How to resolve a family dispute over choice of school?

How to resolve a family dispute over choice of school?

As a parent you will always strive to do what is best for your children, but for separated parents this can sometimes lead to disagreement when what is best in one parent’s eyes does not align with the other parent’s view.

‘While education is undoubtably an important factor for a child’s development and welfare, and for their future success and happiness, it can also be the subject of a family dispute if parents disagree over where a child should attend school,’ says Dr Diana Rose, Head of the Family department at Borneo Martell Turner Coulston.

Parents may have had different experiences of education, with each feeling that their schooling worked for them and will be best for their child. Disagreements can arise over nursery, primary, and secondary schooling or whether your children should be home-schooled.

It is always best to try and keep communication with your former partner open and see if an agreement can be reached amicably. If you have tried this but have been unable to reach an agreement, you may be concerned as to who has the final say on schooling matters.

Parental responsibility

The first thing to check is if you both have parental responsibility. Anyone with parental responsibility for a child will have a say on the school their child should attend.

Biological mothers hold parental responsibility as do married fathers or fathers named on their child’s birth certificate.

There are other circumstances when you may have parental responsibility, so if you are unsure about this you should seek legal advice. Steps can also be taken to obtain parental responsibility.

Legal options

Our experienced family lawyers will be able to advise you on your options, including alternatives to having to go to court.

Firstly, we can negotiate with your former partner or their legal representative to see if agreement can be reached.

Secondly, mediation is another option to try and reach an amicable resolution. This allows both parents to air their views and feelings on schooling. With the help of an independent mediator, parents can discuss what they both think is best for their children in a calm environment.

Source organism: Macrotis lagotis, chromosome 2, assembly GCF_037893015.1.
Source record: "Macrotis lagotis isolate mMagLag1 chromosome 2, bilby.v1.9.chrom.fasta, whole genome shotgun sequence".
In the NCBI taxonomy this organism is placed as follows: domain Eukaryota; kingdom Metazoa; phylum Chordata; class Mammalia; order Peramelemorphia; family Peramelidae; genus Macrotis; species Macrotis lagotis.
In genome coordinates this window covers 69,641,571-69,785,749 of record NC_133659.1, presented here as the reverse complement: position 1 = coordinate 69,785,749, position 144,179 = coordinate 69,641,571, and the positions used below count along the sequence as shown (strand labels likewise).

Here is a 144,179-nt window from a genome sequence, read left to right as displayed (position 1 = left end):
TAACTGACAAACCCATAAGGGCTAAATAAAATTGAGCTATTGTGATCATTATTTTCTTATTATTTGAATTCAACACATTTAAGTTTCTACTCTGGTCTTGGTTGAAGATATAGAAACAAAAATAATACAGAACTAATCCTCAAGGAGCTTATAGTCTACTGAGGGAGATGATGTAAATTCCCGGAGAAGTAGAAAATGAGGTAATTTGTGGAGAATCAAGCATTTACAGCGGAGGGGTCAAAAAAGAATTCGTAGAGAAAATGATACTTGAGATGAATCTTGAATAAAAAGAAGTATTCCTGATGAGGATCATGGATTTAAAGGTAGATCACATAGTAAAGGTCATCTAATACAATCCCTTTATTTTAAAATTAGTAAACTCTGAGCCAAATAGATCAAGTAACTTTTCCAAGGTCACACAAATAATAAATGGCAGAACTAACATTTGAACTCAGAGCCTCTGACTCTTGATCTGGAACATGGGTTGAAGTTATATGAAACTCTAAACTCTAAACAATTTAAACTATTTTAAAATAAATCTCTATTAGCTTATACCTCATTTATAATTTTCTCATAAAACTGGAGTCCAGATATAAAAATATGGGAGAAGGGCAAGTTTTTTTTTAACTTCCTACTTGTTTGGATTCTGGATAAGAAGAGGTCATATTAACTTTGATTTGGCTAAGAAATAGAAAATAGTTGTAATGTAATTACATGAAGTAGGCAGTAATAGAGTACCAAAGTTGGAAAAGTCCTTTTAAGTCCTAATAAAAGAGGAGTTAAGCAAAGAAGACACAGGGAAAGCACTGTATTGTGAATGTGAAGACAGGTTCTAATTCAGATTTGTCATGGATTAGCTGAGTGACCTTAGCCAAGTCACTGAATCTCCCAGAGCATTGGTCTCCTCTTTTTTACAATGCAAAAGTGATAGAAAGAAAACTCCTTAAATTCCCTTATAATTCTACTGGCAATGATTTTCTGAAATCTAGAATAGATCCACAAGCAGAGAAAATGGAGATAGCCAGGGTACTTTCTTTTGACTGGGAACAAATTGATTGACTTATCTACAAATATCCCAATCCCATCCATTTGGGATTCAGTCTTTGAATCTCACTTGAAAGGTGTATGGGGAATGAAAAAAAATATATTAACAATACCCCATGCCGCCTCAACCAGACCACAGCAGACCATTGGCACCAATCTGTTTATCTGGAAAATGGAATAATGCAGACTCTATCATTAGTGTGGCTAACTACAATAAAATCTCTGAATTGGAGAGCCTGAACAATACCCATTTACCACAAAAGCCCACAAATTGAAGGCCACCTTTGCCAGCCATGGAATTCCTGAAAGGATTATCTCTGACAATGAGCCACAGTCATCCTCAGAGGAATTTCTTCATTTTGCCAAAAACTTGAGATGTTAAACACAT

The final option is to apply to court and let a judge decide what should happen. In most circumstances prior to doing this you will have to have attended a preliminary mediation session.

What will the court consider?

As with any dispute to do with children, the court’s paramount consideration must be the welfare of the child. The law sets out a list of issues the court must consider. This list is known as the welfare checklist, and it covers several aspects, including:

  • the age, sex, and background of the child.
  • their physical, educational, and emotional needs.
  • how they feel and what they would wish to happen.
  • the likely effect on them of a change in circumstances; and
  • if they are at risk of suffering harm.

When it comes to a child’s schooling it is important to look at if there are any special educational needs and, if so, how these could best be met. A statement of needs may be beneficial or a report from the child’s social worker if they have one.

The court will seek a CAFCASS report into the children’s wishes and feelings if they are old enough to provide them. A child’s view will likely be considered from when they are around six or seven years old provided, they have sufficient understanding. Often children will have a view influenced typically on where their close friends are going to school. Their wishes and feelings are only one factor and will not always be in line with what a court decides is best for their welfare.

For further information

For further information on any family law disputes, please contact Diana Rose or Connor Williams in the family law team on 01604 622101 or email [email protected] 

This article is for general information only and does not constitute legal or professional advice. Please note that the law may have changed since this article was published.